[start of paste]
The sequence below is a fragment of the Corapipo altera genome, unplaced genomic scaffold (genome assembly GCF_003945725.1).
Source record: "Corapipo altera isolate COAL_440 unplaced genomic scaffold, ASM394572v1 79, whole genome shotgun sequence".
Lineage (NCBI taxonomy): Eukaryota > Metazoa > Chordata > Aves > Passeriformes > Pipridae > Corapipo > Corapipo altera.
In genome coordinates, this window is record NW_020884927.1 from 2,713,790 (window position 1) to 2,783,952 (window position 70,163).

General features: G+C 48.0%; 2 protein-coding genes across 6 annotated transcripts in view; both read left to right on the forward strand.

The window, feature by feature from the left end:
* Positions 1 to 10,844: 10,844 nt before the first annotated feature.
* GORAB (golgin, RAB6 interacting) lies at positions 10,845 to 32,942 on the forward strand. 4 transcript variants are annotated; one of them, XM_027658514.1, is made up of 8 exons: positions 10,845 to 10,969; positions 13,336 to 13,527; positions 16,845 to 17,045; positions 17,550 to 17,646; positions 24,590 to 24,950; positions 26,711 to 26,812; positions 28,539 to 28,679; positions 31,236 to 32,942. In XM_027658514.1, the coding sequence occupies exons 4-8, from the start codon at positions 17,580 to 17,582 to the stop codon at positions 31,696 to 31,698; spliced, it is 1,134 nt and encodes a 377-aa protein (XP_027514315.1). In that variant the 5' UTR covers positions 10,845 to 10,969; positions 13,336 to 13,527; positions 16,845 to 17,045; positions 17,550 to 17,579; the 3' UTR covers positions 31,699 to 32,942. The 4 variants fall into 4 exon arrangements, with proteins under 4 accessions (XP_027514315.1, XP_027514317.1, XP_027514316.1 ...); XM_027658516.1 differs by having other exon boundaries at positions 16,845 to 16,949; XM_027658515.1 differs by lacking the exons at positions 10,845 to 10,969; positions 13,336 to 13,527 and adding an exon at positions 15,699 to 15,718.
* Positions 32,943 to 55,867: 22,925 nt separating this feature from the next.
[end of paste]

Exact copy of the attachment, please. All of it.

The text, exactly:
The sequence below is a fragment of the Corapipo altera genome, unplaced genomic scaffold (genome assembly GCF_003945725.1).
Source record: "Corapipo altera isolate COAL_440 unplaced genomic scaffold, ASM394572v1 79, whole genome shotgun sequence".
Lineage (NCBI taxonomy): Eukaryota > Metazoa > Chordata > Aves > Passeriformes > Pipridae > Corapipo > Corapipo altera.
In genome coordinates, this window is record NW_020884927.1 from 2,713,790 (window position 1) to 2,783,952 (window position 70,163).

General features: G+C 48.0%; 2 protein-coding genes across 6 annotated transcripts in view; both read left to right on the forward strand.

The window, feature by feature from the left end:
* Positions 1 to 10,844: 10,844 nt before the first annotated feature.
* GORAB (golgin, RAB6 interacting) lies at positions 10,845 to 32,942 on the forward strand. 4 transcript variants are annotated; one of them, XM_027658514.1, is made up of 8 exons: positions 10,845 to 10,969; positions 13,336 to 13,527; positions 16,845 to 17,045; positions 17,550 to 17,646; positions 24,590 to 24,950; positions 26,711 to 26,812; positions 28,539 to 28,679; positions 31,236 to 32,942. In XM_027658514.1, the coding sequence occupies exons 4-8, from the start codon at positions 17,580 to 17,582 to the stop codon at positions 31,696 to 31,698; spliced, it is 1,134 nt and encodes a 377-aa protein (XP_027514315.1). In that variant the 5' UTR covers positions 10,845 to 10,969; positions 13,336 to 13,527; positions 16,845 to 17,045; positions 17,550 to 17,579; the 3' UTR covers positions 31,699 to 32,942. The 4 variants fall into 4 exon arrangements, with proteins under 4 accessions (XP_027514315.1, XP_027514317.1, XP_027514316.1 ...); XM_027658516.1 differs by having other exon boundaries at positions 16,845 to 16,949; XM_027658515.1 differs by lacking the exons at positions 10,845 to 10,969; positions 13,336 to 13,527 and adding an exon at positions 15,699 to 15,718.
* Positions 32,943 to 55,867: 22,925 nt separating this feature from the next.